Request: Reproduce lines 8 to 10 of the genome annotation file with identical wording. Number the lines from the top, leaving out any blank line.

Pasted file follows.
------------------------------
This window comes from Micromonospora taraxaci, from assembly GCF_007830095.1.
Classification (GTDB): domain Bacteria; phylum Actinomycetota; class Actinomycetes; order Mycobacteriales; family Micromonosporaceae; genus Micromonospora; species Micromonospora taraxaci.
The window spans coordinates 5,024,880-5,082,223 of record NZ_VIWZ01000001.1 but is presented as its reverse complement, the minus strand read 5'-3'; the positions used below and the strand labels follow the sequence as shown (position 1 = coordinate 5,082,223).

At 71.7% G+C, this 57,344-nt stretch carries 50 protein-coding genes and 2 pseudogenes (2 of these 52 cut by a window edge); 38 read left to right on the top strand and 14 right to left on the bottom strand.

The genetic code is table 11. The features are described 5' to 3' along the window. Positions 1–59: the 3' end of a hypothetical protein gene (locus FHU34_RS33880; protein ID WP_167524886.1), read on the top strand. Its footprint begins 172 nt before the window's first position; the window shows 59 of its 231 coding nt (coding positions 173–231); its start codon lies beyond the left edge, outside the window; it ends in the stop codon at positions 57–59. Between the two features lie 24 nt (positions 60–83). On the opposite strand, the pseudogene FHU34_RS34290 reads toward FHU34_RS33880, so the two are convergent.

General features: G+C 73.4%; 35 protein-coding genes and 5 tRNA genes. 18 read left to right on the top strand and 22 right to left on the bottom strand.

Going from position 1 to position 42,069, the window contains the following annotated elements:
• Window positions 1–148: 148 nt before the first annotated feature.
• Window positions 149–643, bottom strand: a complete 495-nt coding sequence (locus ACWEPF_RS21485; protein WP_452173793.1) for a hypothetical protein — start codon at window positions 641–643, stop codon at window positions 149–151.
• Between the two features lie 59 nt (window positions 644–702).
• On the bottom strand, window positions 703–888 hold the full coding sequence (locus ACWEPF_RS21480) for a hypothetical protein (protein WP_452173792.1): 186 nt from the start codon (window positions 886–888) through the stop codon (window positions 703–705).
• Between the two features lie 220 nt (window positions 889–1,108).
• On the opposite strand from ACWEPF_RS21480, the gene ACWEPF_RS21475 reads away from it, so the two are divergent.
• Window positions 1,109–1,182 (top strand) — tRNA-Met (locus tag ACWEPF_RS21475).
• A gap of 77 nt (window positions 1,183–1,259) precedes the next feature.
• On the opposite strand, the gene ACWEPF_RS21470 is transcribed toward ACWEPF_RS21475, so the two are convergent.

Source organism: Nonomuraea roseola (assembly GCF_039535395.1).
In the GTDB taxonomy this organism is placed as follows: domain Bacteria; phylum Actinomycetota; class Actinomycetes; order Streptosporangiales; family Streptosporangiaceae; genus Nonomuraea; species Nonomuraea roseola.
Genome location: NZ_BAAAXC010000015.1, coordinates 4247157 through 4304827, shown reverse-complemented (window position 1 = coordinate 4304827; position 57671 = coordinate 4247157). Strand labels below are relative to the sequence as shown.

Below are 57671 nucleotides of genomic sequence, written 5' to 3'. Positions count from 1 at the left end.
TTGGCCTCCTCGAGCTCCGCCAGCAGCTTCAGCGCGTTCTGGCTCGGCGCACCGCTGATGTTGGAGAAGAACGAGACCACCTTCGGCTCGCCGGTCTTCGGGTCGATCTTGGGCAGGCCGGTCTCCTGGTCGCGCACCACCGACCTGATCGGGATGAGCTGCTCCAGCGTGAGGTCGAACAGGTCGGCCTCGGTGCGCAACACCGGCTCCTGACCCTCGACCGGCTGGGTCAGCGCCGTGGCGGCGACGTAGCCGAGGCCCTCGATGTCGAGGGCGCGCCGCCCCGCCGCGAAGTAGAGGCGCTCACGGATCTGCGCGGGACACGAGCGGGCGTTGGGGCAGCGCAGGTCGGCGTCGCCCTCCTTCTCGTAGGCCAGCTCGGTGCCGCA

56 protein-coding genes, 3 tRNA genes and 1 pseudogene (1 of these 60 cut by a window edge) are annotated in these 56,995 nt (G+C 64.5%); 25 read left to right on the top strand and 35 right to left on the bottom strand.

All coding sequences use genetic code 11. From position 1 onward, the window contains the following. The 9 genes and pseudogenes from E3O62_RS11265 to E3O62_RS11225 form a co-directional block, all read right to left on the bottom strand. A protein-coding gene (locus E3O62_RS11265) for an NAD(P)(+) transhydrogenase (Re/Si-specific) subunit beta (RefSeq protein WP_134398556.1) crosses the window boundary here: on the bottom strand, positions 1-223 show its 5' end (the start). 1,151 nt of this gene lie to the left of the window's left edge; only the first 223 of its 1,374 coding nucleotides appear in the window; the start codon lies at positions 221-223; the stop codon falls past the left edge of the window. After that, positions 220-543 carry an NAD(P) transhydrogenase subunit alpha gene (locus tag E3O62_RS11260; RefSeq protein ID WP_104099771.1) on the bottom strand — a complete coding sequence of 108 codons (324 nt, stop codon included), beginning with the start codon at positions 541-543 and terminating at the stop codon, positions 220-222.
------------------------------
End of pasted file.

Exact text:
• Window positions 1–148: 148 nt before the first annotated feature.
• Window positions 149–643, bottom strand: a complete 495-nt coding sequence (locus ACWEPF_RS21485; protein WP_452173793.1) for a hypothetical protein — start codon at window positions 641–643, stop codon at window positions 149–151.
• Between the two features lie 59 nt (window positions 644–702).